Today, families are up against dual economic and public health crises and critical supports have been allowed to expire. Against that backdrop, over 30% of Americans report having little to no confidence they will make next month’s rent—for Black Americans, that number goes up to 46%. It is clear, the eviction crisis is foremost a matter of racial justice.

The Housing Emergencies Lifeline Program Act would provide critical support to those facing evictions by:

  • Authorizing $10 billion in Emergency Solution Grants (ESG) to fund legal counsel for those facing or at risk of eviction;
  • Directing the Secretary of Housing and Urban Development to establish a database of eviction information gathered from all State and local entities that receive covered housing assistance;
  • Restricting credit reporting of evictions to cases where the landlord won in a final judgement or the tenant was not a minor and limit the amount of time this adverse information can remain on a credit report to one year; and
  • Requiring covered landlords to inform their tenants of their rights and responsibilities.

The HELP Act is supported by The National Coalition for the Homeless, National Alliance to End Homelessness, National Housing Law Project, A Way Home America, A Way Home America Founding 8, The National Law Center For Homelessness and Poverty, Homestart Inc., National Legal Aid & Defender Association, National Coalition for a Civil Right to Counsel, and National Low Income Housing Coalition.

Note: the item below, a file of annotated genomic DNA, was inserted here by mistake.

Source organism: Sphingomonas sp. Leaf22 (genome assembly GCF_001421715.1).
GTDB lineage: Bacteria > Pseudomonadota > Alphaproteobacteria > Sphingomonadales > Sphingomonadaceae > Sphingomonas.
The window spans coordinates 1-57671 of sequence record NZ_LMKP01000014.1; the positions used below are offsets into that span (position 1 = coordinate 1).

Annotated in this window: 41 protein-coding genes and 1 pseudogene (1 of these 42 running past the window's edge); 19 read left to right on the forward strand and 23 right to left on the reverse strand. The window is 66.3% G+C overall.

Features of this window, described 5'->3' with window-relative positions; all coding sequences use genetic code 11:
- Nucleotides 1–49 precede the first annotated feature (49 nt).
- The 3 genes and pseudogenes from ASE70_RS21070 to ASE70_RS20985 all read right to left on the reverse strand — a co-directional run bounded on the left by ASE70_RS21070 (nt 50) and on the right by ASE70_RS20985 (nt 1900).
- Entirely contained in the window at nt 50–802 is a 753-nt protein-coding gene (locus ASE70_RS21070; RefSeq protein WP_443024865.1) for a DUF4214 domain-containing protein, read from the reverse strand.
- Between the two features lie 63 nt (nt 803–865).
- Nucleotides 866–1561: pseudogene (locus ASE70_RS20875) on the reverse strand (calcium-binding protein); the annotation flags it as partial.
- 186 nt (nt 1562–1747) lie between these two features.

“Today in America, millions of renting families spend over half of their income on housing costs, with the threat of eviction always looming large,” said Matthew Desmond, award-winning author, Evicted: Poverty and Profit in the American City. “Through our work at the Eviction Lab, we now understand better than ever the scale of our nation's eviction crisis and its devastating impact on the physical, financial, and mental health of those affected. We know that preventing evictions and keeping families housed benefits not only those directly affected, but their communities as well. I’m proud to support this bill, which will help protect working people and families across the country from the threat and long-term harm of evictions.”

“Legal representation for renters during eviction proceedings is an essential guarantee of fairness, but most low-income tenants have to go to court without a lawyer. In establishing a dedicated fund to provide legal representation to renters in danger of being evicted, Representative Pressley’s Housing Emergencies Lifeline Program Act would help families and individuals avoid homelessness and loss of their housing,” stated the National Alliance to End Homelessness.

Last week, in a hearing held by the House Financial Services Committee, Congresswoman Pressley discussed the unprecedented financial cliff facing millions of renters and homeowners, the economic consequences of millions losing their homes, including the ability to return to work, and why funding for legal representation is so critical.